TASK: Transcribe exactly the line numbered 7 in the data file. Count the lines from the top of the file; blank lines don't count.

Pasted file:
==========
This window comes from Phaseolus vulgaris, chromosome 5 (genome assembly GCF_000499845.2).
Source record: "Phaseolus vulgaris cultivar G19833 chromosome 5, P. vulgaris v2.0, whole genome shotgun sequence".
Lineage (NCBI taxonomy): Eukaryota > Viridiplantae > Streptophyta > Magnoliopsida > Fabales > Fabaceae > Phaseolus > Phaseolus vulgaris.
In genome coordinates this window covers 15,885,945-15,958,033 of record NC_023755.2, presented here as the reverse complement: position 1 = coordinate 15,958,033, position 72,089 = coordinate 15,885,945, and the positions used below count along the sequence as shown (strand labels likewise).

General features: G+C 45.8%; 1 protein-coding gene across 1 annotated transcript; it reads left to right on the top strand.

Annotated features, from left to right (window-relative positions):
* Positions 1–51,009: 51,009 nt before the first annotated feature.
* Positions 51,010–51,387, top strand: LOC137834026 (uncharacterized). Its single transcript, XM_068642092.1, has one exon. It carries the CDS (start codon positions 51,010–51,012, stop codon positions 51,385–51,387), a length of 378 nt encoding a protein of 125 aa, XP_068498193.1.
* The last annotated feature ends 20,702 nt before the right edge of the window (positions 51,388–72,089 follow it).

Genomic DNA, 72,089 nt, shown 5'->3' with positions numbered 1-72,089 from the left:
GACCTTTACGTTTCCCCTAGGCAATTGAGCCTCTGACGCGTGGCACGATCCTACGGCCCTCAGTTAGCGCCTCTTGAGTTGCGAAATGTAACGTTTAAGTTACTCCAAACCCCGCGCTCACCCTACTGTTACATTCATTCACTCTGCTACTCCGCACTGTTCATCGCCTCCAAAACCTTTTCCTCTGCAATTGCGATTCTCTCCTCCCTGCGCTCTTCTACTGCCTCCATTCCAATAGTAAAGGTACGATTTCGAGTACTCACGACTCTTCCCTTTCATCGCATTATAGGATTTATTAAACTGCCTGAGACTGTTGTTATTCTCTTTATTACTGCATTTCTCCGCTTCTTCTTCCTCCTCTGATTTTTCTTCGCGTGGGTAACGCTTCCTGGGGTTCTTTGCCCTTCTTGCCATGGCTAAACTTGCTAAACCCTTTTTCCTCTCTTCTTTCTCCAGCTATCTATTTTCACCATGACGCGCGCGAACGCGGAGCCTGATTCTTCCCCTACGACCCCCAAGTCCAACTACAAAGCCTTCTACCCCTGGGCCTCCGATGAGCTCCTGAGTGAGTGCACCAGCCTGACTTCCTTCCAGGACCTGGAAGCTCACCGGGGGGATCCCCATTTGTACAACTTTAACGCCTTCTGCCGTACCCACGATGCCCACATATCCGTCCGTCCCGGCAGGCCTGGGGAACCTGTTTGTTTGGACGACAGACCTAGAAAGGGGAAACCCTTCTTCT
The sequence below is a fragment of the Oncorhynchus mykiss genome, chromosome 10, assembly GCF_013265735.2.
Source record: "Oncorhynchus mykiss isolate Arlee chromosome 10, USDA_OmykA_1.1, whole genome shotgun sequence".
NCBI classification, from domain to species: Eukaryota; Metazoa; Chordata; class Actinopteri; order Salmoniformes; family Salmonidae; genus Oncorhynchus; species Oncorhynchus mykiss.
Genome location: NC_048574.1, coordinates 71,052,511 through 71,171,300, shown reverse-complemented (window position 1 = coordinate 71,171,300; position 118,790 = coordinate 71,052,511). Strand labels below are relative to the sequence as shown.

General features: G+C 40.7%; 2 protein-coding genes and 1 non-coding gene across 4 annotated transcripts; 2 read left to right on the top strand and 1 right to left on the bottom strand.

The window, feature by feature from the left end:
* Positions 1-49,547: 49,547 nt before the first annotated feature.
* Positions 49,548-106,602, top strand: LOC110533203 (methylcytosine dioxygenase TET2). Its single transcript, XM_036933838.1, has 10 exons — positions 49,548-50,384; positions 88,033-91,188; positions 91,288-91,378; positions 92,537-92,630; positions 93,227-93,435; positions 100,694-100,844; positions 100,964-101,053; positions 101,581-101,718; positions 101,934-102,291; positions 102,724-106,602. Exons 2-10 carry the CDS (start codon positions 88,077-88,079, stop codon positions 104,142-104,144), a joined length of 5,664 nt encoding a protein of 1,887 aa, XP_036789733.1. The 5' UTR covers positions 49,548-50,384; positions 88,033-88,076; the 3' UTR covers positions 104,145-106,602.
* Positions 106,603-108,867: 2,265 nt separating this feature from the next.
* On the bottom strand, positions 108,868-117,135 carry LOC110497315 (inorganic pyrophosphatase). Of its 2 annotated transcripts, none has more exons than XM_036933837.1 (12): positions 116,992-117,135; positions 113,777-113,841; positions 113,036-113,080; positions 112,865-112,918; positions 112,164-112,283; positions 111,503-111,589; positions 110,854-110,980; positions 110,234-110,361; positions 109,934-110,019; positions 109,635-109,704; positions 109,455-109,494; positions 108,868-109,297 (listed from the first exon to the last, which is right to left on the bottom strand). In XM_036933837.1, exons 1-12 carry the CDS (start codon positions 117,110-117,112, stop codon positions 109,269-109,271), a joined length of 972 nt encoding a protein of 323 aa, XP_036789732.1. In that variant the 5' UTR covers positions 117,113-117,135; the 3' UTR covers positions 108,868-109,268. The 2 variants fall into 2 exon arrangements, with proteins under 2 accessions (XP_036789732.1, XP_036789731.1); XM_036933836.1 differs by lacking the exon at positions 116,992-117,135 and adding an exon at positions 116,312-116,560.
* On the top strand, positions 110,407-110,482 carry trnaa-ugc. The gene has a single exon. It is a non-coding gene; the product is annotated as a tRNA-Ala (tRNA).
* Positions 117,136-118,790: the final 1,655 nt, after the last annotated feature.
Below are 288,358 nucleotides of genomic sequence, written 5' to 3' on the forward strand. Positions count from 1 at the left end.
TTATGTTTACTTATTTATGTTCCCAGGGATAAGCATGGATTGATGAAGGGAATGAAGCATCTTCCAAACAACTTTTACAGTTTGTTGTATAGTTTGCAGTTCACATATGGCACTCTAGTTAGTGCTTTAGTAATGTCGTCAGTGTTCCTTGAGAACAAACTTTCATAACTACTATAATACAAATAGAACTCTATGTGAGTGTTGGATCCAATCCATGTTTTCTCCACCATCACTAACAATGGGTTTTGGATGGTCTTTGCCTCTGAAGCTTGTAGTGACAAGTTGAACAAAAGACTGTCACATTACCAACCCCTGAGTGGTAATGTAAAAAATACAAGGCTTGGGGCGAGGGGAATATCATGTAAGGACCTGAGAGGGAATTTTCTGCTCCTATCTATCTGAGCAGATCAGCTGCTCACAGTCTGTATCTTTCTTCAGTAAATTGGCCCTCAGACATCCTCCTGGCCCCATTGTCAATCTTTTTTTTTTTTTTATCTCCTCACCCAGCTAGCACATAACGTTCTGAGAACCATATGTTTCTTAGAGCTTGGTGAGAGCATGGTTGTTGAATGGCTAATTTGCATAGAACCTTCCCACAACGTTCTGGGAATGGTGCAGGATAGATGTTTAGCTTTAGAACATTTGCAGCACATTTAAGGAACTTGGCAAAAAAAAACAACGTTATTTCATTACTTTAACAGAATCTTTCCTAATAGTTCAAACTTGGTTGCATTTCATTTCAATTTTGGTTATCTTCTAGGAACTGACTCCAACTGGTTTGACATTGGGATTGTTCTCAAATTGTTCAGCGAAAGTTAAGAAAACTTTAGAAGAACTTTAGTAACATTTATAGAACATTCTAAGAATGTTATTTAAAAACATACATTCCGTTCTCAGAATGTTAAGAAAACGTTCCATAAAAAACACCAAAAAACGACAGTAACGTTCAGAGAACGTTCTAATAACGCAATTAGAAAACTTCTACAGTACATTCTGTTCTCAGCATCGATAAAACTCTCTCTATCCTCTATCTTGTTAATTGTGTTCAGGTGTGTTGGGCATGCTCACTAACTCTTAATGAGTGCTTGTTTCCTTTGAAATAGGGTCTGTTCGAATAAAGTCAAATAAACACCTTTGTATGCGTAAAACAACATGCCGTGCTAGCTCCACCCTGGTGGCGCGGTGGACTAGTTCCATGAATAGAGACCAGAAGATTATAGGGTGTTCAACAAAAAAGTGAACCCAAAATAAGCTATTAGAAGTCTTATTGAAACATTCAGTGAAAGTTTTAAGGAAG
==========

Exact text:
* Positions 1–51,009: 51,009 nt before the first annotated feature.